Bon Iver – 22, A Million

I’ll keep in a cave your comfort and all unburdened and becoming.

9. 30. 16

I don’t know why, but I struggle listening to a band/artist thoroughly for the first time if what I’m listening to is not a very recent record. In no way am I trying to justify this, nor can I explain why I am like this, but it is just the way I am. I want to know what they are like now far more than I want to know their past. This is why I have not listened straight through For Emma, Forever Ago. This is also why I have only grazed over Bon Iver’s self-titled from 2011. I know. Huge mistake on my part. For Emma is a classic. I get it. My fiancé who is far less of a music lover than I am is far more experienced in Bon Iver and the band’s brilliance. So in spite of this,  Bon Iver’s newly released record, 22, A Million (which may contain explicit lyrics) was my chance to become truly acquainted with them (or specifically Justin Vernon).

Despite my lack of knowledge, I can confidently say this record is a strong deviation from his past work. No longer embracing the raw, acoustic folk vibes, Vernon has released a record which stylistically is like nothing I have ever heard. From auto-tune to synth use and unique instrumentation, Bon Iver will most likely never be the same band it once was. Unfortunately, for those who fell in love with Bon Iver’s past work, this might be a stumbling block or something they are overwhelmingly opposed to. For myself holding no ties to Bon Iver at all, I find this record stretching and refreshing. Above all, I find it interesting. I am over ten listens in on the record and still trying to soak it all in.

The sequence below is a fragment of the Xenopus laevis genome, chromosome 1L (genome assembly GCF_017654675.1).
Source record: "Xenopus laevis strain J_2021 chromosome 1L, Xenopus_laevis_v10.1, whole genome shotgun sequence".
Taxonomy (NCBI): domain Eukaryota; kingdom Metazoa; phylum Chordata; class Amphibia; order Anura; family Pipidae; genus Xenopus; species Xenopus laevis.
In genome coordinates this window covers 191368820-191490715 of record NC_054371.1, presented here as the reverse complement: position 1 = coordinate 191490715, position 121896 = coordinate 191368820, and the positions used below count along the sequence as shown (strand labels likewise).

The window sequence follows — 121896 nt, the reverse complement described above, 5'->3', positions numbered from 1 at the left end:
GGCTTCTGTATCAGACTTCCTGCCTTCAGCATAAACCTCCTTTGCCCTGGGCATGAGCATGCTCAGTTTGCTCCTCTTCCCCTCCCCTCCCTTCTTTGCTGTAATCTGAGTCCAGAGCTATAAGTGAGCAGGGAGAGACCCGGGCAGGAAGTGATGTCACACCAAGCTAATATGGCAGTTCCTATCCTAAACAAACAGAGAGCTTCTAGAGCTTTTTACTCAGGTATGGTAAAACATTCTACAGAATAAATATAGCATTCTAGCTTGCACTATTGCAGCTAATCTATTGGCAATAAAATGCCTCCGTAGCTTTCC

I do want to touch briefly on the lyrics and the overall imagery. From the outside looking in, a song title like “666 ʇ” could scare off the religious folks in the room. I want to first state, it is very difficult to understand exactly what Vernon is addressing in each song specifically in the record, but one thing you can be confident of is it is nothing satanic or sketchy. Vernon is using these titles and imagery to promote the overall feelings of being drawn away from God based on his life and story, in no sense of worshipping satan or any crazy crap like that.

Some may hate the ambiguous lyrics. Others may feel overwhelmed with the style change. Others may hate the imagery and song titles. I, for one, love this record so far. It is different. It is refreshing. And it is not quite as weird or random as you most likely think it is.

5-stars

Favorite Songs: 33 “GOD”, 29 #Strafford APTS, 666 ʇ, 8 (circle)
Top 10 Potential: Yes.
Album Cover: 9.5/10

Album Artwork: http://pitchfork-cdn.s3.amazonaws.com/content/JV1.jpg

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